There were guidelines for pressing recorded audio on 12 inch vinyl to ensure that quality was not compromised. Record labels like Ktel , Ronco & Pickwick had compilations where they would try to fit many songs on one side of the vinyl. Those compilations had sloppy edits, lower dynamic range & compression and poor mastering.

Those notorious labels sold millions & still can be found everywhere. I would appreciate some technical info on them as they had licensing & access to original tapes but still released poorly mastered Lp's over many decades.
Old 3rd September 2020
  #24
Quote:
Originally Posted by tific View Post
Re: Vinyl mastering

I'm a dj & my father & elder brother were dj's. I'm discovering a lot of material which was poorly mastered. Some record labels are also reputable for releasing inferior content.

eg

There were guidelines for pressing recorded audio on 12 inch vinyl to ensure that quality was not compromised. Record labels like Ktel , Ronco & Pickwick had compilations where they would try to fit many songs on one side of the vinyl. Those compilations had sloppy edits, lower dynamic range & compression and poor mastering.

Those notorious labels sold millions & still can be found everywhere. I would appreciate some technical info on them as they had licensing & access to original tapes but still released poorly mastered Lp's over many decades.
Longer length per side = quieter, noisier, more distorted masters. It's a physical limitation of the media.

Not to mention, if a label's whole business model is licensing material for compilations, there's a good chance they're more concerned with quantity than quality. So, you could have a variety of scenarios ranging from just not giving a **** and throwing whatever they could cram onto a side, with no mind given to audio quality, to sourcing tracks from commercially-released CDs, tapes, or other LPs (rather than getting the unmastered mix tapes). Or a combination of the two.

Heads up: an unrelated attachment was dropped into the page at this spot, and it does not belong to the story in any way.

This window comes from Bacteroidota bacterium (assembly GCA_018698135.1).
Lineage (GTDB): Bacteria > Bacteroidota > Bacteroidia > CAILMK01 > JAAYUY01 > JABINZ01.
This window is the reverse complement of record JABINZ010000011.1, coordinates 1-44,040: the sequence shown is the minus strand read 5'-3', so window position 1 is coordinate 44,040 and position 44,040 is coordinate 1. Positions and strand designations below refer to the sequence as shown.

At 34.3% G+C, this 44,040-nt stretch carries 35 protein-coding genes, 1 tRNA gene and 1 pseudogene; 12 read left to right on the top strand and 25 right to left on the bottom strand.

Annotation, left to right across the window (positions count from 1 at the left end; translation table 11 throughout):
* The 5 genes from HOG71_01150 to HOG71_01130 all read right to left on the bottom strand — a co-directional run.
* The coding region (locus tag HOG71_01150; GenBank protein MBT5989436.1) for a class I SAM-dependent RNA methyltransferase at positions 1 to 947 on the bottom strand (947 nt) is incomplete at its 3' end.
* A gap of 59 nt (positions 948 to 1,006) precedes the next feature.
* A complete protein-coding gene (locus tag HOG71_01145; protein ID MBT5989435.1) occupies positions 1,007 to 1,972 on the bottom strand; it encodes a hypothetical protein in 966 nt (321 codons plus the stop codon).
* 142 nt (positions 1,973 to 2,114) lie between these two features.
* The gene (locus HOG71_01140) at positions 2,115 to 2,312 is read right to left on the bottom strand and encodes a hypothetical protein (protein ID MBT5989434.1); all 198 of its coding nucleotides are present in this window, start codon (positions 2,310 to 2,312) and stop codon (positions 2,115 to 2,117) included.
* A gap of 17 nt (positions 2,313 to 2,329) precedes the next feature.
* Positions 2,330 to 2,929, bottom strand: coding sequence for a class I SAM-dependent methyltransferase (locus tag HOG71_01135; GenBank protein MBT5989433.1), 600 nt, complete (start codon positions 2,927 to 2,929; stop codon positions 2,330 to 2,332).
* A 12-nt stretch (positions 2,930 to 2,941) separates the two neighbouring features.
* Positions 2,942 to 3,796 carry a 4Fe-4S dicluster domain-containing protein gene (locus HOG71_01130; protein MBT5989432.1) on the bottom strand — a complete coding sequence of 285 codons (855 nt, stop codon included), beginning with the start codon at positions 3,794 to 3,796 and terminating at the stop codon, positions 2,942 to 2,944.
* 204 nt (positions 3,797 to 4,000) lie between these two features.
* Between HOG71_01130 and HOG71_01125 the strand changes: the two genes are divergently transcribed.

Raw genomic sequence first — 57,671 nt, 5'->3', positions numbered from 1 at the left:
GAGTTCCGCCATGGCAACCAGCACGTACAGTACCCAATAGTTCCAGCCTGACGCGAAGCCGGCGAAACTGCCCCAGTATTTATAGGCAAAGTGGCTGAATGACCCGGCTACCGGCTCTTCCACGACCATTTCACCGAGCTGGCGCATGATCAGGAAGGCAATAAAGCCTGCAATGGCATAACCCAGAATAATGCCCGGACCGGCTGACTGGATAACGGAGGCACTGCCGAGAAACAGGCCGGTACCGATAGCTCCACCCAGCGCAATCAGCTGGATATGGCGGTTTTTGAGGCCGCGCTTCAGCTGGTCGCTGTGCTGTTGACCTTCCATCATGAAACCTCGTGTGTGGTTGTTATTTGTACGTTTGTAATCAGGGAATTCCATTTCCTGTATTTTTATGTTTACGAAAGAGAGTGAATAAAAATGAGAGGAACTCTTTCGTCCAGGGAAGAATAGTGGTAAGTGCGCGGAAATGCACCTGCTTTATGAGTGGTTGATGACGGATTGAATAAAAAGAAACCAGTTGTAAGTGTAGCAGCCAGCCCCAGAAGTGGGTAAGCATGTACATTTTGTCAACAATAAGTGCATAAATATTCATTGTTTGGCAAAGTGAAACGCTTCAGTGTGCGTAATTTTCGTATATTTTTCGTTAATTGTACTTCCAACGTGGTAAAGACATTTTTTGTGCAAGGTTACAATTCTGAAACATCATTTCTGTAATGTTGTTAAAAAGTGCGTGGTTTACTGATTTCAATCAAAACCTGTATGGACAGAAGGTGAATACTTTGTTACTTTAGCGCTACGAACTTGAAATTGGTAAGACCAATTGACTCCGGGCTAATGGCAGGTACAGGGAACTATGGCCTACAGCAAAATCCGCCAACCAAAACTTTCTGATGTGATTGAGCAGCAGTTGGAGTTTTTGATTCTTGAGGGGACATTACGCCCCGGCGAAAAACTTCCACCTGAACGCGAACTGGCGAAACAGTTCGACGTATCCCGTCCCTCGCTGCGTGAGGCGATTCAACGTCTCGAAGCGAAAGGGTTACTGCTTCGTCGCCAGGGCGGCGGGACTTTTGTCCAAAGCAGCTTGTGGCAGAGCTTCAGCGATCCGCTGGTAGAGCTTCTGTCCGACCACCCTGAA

FWIW, I've been involved in a number of projects where the latter scenario has happened. It's actually fairly common, even with 'normal' labels or higher-profile artists.
Old 3rd September 2020
  #25
Gear Head
 
tific's Avatar
 

Quote:
Originally Posted by bgrotto View Post
.
Yusef Lateef - Gentle Giant... album from 1972 has a Jazz version of The Beatles - Hey Jude. The closing track on side 1 of the lp is intentionally pressed at a very low volume.

The song credits in all caps state .. 'Do not adjust the playback level on your audio equipment..Re-adjust your mind '

The remastered CD version is exactly the same. It's an eccentric example of Low volume used as an artistic production decision.
Attached Thumbnails
Finished Mix Vs Finished Master-yuseff.jpg  
📝 Reply

Similar Threads

Thread / Thread Starter Replies / Views Last Post
replies: 6 views: 1646
Avatar for pony
pony 23rd July 2004
replies: 76 views: 14402
Avatar for A4722
A4722 30th July 2009
replies: 5081 views: 295564
Avatar for basehead617
basehead617 2 hours ago
Post Reply

Welcome to the Gearslutz Pro Audio Community!

Registration benefits include:
  • The ability to reply to and create new discussions
  • Access to members-only giveaways & competitions
  • Interact with VIP industry experts in our guest Q&As
  • Access to members-only sub forum discussions
  • Access to members-only Chat Room
  • Get INSTANT ACCESS to the world's best private pro audio Classifieds for only USD $20/year
  • Promote your eBay auctions and Reverb.com listings for free
  • Remove this message!
You need an account to post a reply. Create a username and password below and an account will be created and your post entered.


 
 
Slide to join now Processing…
🖨️ Show Printable Version
✉️ Email this Page
🔍 Search thread
🎙️ View mentioned gear
Forum Jump
Forum Jump